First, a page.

In the constructions shown in FIGS. 2 and 6, the efficiency of the first power amplifier (RFPA) can be improved by converting an input signal having a high PAR into a signal having a low PAR using the peak reduction scheme. However, in this case, an error rate and spectral re-growth of a signal output from the first power amplifier (RFPA) increases. In order to solve this problem, the embodiments of the present invention compensate for the increased error rate and spectral re-growth of a signal, which is output from the first power amplifier (RFPA), using an output signal of the second power amplifier (RFEA), so that the error rate and the spectral re-growth are improved while the efficiency of the first power amplifier (RFPA) increases. A primary factor for determining the improvement degree of the efficiency of the first power amplifier (RFPA) is the PAR of a peak-reduced signal, and a primary factor of determining the capacity of the second power amplifier (RFEA) is the spectral re-growth of a peak-reduced signal (i.e., the size of an error signal).

In order to obtain an optimum efficiency improvement, a characteristic required for a peak-reduced signal is that both the PAR and the spectral re-growth of the peak-reduced signal are low. If peak portions of a peak-reduced signal are removed similarly to the hard clipping as shown in FIG. 3B, the PAR of the first quadrature-modulated signal (PQS) generated from the peak-reduced signal decreases, thereby improving the efficiency of the first power amplifier (RFPA). However, in this case, the spectral re-growth of the first power amplifier (RFPA) is deteriorated, and thus the necessary capacity of the second power amplifier (RFEA) increases, which exerts a bad effect upon the efficiency improvement of the whole system. Therefore, in order to optimize the efficiency of the whole system, it is necessary to generate the peak-reduced signal having both a low PAR and low spectral re-growth.

Hereinafter, an apparatus according to a third embodiment of the present invention will be described with respect to a case in which envelope detection for bias adaptation in a transmission structure of a base station using peak reduction and error compensation is performed in a radio frequency band with reference to FIG. 8.

A peak-reduced signal generated from a signal generator 810 is input to a first quadrature modulator (PQM) 840 and is coupled with a local oscillation signal output from an RF local oscillator (RFLO) 845 in the first quadrature modulator 840, thereby changing into a first quadrature-modulated signal (PQS) up-converted to a radio frequency band. A first quadrature-modulated signal coupler (peak reduction quadrature-modulated signal coupler; PQSC) 847 separates the first quadrature-modulated signal in order to distribute the first quadrature-modulated signal to a first quadrature-modulated signal envelope detection unit (PQS envelope detection unit; PED) 848 and a first power amplifier (radio frequency power amplifier; RFPA) 850. The first quadrature-modulated signal envelope detection unit 848 transmits a first quadrature-modulated signal envelope detection level (PQS envelope detection level; PEDL), which is a detected envelope of the first quadrature-modulated signal, to a first power amplifier bias adaptation controller (RFPA bias adaptation controller; PBAC) 849. The first power amplifier 850 amplifies the first quadrature-modulated signal that was input to convert the first quadrature-modulated signal that was input into a first amplified signal (APQS). The first power amplifier bias adaptation controller 849 changes a bias to be provided to a radio transistor (RF transistor) included in the first power amplifier 850 by controlling a first power amplifier bias adaptation control signal (RFPA bias adaptation controller signal; PBS) using the detected first quadrature-modulated signal envelope detection level so that the first power amplifier 850 amplifying the first quadrature-modulated signal can operate in a bias adaptation scheme.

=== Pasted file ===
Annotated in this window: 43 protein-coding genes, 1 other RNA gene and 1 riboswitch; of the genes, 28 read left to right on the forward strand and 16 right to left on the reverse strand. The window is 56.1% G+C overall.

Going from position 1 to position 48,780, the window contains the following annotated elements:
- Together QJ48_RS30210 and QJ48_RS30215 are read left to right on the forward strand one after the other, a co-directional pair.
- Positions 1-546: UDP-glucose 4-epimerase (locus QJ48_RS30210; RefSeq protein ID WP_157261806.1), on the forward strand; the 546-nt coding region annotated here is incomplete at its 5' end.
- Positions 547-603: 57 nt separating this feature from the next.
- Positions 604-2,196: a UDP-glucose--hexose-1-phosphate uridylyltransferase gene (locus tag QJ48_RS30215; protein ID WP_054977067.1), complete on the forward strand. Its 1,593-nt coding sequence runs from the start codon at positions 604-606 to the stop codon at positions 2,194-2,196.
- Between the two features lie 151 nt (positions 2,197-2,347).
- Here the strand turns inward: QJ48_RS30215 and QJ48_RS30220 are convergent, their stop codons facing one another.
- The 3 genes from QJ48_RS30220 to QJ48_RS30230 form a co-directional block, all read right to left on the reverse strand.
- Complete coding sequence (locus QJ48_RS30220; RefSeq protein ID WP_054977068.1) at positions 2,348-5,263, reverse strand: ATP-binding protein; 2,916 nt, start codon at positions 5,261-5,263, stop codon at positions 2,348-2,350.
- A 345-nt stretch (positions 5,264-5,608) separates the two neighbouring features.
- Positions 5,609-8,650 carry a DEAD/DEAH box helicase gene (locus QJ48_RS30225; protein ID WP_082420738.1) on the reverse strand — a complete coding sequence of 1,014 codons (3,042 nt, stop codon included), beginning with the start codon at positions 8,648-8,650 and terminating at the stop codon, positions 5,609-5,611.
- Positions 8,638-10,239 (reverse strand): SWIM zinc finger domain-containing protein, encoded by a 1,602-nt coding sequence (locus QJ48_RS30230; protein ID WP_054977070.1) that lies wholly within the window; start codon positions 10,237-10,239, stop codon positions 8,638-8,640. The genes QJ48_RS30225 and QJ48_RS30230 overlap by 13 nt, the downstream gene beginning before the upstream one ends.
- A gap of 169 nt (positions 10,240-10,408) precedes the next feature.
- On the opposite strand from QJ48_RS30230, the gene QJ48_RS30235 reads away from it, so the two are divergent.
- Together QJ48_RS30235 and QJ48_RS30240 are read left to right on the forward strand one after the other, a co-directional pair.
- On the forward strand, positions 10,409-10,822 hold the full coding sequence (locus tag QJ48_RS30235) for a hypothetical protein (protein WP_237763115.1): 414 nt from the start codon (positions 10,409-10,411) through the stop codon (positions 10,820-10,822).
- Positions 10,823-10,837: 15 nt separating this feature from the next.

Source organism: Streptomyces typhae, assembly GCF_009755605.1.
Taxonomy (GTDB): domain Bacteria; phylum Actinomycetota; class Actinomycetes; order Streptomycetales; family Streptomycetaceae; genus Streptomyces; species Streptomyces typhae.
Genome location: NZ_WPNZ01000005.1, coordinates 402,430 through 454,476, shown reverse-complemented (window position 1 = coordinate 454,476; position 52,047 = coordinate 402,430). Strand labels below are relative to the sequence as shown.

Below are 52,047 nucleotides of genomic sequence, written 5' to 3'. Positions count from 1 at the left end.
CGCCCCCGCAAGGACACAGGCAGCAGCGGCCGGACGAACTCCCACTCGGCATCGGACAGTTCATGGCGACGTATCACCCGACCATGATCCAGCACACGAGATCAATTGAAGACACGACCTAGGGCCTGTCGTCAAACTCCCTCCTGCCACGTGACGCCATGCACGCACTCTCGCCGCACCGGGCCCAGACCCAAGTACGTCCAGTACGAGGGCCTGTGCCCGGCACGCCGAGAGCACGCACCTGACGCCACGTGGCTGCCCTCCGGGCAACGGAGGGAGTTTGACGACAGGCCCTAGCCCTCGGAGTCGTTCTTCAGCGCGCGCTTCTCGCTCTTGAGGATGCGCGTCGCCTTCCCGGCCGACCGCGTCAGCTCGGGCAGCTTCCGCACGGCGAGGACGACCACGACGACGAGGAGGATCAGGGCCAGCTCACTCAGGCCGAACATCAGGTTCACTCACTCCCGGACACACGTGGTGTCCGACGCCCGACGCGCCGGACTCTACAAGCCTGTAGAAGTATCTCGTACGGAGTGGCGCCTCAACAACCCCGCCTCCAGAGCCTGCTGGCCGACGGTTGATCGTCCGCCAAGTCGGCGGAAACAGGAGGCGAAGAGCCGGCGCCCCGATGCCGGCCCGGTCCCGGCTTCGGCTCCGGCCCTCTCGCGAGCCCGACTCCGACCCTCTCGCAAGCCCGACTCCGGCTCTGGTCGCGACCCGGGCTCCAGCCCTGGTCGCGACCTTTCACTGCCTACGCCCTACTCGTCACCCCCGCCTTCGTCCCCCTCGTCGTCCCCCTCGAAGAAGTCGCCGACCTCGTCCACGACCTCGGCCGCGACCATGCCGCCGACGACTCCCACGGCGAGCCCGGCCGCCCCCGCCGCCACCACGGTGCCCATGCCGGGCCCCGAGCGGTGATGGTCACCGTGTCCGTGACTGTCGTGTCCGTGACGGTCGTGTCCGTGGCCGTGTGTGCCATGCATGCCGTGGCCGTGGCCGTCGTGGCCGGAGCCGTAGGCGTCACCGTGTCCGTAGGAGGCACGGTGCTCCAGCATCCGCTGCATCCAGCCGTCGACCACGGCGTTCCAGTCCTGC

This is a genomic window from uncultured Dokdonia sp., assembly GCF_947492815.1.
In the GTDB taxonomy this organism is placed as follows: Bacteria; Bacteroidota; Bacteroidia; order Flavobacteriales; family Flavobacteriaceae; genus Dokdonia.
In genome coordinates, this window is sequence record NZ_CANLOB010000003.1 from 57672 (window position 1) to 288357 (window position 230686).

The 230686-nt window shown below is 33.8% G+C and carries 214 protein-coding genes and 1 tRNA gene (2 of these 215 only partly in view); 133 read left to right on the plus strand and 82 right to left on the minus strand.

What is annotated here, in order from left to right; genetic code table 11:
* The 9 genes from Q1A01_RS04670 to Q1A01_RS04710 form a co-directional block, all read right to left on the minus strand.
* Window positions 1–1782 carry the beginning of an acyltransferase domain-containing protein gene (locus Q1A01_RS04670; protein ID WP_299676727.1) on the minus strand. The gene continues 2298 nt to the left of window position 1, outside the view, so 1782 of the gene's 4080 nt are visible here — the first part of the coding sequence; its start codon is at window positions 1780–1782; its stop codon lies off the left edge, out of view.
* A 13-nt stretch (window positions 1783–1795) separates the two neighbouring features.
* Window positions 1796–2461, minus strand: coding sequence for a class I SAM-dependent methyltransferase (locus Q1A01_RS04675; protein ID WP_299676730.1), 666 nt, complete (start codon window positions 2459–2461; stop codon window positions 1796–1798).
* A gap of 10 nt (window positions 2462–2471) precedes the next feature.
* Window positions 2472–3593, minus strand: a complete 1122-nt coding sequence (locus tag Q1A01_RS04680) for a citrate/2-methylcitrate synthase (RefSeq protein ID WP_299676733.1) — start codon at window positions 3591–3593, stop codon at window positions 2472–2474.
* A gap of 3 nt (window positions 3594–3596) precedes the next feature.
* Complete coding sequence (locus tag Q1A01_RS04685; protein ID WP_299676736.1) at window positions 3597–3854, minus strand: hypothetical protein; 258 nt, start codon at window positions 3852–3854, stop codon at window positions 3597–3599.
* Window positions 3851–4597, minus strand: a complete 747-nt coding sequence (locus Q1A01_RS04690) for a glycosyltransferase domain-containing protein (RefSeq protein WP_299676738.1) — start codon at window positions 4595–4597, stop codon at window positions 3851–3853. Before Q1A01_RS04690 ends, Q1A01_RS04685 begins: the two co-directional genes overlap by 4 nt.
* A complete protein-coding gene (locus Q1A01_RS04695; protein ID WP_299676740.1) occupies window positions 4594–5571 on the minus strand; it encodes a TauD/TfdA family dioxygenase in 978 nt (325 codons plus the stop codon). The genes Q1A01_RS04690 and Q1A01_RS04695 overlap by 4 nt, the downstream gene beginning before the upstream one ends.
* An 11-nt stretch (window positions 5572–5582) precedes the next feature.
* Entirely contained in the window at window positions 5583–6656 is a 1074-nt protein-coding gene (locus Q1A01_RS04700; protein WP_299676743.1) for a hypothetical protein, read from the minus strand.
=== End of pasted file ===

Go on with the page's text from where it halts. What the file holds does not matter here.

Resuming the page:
The bias adaptation schemes which can be applied to the first power amplifier 850 include a drain bias control scheme for controlling the supply voltage for the drain of a transistor used in the first power amplifier 850, a gate bias control scheme for controlling the supply voltage for the gate of a transistor used in the first power amplifier 850 to control the supply current for the drain of the transistor, and a dual bias control scheme using the drain bias control scheme and the gate bias control scheme at the same time. Since the first quadrature-modulated signal (PQS) amplified in the first power amplifier 850 has a lower PAR than that of the baseband signal owing to peak reduction, the linearity and the efficiency of the first power amplifier 850 are improved, and also it is possible to obtain additional improvement effects of the linearity and the efficiency of the first power amplifier 850 by applying the bias adaptation scheme to the first power amplifier 850.